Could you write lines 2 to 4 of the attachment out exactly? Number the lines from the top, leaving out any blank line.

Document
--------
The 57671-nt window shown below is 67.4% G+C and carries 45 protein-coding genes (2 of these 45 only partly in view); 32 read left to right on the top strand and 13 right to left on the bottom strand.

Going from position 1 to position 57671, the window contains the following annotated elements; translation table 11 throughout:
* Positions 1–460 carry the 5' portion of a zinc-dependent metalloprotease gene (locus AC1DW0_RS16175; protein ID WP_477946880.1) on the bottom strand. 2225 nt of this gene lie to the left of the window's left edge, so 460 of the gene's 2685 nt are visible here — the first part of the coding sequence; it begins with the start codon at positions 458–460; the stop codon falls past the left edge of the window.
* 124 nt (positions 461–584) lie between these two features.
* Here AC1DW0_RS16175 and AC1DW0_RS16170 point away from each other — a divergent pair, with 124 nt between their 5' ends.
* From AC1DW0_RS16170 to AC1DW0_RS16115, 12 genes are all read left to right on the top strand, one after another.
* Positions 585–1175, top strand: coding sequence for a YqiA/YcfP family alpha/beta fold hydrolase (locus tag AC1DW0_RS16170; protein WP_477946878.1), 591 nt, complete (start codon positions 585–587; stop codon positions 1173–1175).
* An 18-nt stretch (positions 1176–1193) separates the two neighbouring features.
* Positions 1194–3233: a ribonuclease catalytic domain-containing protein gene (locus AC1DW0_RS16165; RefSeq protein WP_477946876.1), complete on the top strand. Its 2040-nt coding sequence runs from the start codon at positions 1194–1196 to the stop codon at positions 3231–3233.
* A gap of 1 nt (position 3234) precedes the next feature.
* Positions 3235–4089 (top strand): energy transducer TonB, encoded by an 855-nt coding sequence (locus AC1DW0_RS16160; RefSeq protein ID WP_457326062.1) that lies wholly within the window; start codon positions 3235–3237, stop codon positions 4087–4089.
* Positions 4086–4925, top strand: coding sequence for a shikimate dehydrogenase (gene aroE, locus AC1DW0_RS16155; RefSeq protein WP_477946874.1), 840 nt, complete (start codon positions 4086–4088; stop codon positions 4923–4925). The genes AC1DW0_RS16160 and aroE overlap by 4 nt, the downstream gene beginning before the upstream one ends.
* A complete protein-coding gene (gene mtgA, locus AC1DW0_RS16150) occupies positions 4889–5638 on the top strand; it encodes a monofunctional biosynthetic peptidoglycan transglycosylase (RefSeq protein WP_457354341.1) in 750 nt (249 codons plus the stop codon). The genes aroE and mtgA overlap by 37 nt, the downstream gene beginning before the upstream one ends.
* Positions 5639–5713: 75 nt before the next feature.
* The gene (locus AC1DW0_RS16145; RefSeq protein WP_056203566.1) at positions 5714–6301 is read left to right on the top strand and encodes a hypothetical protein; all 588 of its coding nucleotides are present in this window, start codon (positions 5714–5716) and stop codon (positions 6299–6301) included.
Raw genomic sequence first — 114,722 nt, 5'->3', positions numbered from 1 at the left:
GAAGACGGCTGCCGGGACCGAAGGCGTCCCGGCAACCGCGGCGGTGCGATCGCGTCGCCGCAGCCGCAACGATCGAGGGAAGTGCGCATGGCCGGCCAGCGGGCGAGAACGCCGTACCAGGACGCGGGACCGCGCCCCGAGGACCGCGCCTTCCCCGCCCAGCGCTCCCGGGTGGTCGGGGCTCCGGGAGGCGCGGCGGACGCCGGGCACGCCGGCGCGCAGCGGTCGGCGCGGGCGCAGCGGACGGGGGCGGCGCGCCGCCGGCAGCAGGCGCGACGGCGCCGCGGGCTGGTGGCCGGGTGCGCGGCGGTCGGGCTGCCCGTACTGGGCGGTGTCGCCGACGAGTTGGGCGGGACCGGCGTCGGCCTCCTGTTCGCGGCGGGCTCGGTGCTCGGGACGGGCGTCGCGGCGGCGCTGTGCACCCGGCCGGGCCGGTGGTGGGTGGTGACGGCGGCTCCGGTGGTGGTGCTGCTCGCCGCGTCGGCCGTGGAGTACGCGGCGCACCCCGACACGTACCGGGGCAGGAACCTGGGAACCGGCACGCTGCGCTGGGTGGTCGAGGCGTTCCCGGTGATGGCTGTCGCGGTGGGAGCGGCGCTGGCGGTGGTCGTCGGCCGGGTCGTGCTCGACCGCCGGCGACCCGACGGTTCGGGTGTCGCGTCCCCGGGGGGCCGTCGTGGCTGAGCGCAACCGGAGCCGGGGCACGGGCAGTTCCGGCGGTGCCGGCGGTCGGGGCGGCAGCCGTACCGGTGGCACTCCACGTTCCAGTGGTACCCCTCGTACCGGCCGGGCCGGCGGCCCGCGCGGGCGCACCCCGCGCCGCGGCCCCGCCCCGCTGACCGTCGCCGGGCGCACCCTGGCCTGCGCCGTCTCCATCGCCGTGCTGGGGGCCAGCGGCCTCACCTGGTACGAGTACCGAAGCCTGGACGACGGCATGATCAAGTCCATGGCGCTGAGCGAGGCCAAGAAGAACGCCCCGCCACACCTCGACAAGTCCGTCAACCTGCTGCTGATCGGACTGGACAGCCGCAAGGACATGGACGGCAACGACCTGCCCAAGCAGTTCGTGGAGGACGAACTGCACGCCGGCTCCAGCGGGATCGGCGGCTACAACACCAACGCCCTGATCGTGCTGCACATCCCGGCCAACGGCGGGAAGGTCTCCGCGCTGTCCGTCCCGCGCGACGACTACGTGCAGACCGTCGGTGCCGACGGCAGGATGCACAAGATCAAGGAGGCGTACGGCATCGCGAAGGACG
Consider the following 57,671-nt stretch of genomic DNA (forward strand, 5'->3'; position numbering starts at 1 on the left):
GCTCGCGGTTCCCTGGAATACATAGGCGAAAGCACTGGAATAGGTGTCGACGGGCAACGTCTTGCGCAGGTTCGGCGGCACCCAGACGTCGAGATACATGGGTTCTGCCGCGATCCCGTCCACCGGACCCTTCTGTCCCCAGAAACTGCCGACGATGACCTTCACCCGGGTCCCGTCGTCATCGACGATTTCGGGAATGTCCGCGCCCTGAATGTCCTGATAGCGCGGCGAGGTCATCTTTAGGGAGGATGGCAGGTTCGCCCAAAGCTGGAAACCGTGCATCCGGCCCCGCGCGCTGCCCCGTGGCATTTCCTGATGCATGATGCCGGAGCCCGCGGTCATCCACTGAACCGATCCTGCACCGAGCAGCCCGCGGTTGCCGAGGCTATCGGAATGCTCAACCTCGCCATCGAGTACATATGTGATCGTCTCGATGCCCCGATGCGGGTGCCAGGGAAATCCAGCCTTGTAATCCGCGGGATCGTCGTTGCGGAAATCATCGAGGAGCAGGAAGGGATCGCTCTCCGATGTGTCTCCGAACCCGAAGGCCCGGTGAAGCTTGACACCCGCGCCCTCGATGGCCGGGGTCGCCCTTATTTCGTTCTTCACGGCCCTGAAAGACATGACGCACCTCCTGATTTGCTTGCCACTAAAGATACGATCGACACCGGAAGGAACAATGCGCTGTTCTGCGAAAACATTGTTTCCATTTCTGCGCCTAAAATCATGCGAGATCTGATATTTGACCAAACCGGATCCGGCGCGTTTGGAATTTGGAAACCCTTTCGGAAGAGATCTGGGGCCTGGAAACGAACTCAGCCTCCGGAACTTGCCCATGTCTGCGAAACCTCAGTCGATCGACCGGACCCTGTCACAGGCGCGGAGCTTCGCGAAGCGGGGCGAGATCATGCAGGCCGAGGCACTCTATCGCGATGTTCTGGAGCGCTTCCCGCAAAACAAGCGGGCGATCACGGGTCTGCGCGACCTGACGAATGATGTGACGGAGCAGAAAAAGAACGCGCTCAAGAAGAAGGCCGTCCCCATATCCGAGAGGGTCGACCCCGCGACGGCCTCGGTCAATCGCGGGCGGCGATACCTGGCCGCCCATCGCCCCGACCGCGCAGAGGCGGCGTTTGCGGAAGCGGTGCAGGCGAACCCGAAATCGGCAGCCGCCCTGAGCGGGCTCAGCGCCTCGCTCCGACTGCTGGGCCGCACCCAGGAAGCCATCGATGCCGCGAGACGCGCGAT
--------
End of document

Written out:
Going from position 1 to position 57671, the window contains the following annotated elements; translation table 11 throughout:
* Positions 1–460 carry the 5' portion of a zinc-dependent metalloprotease gene (locus AC1DW0_RS16175; protein ID WP_477946880.1) on the bottom strand. 2225 nt of this gene lie to the left of the window's left edge, so 460 of the gene's 2685 nt are visible here — the first part of the coding sequence; it begins with the start codon at positions 458–460; the stop codon falls past the left edge of the window.
* 124 nt (positions 461–584) lie between these two features.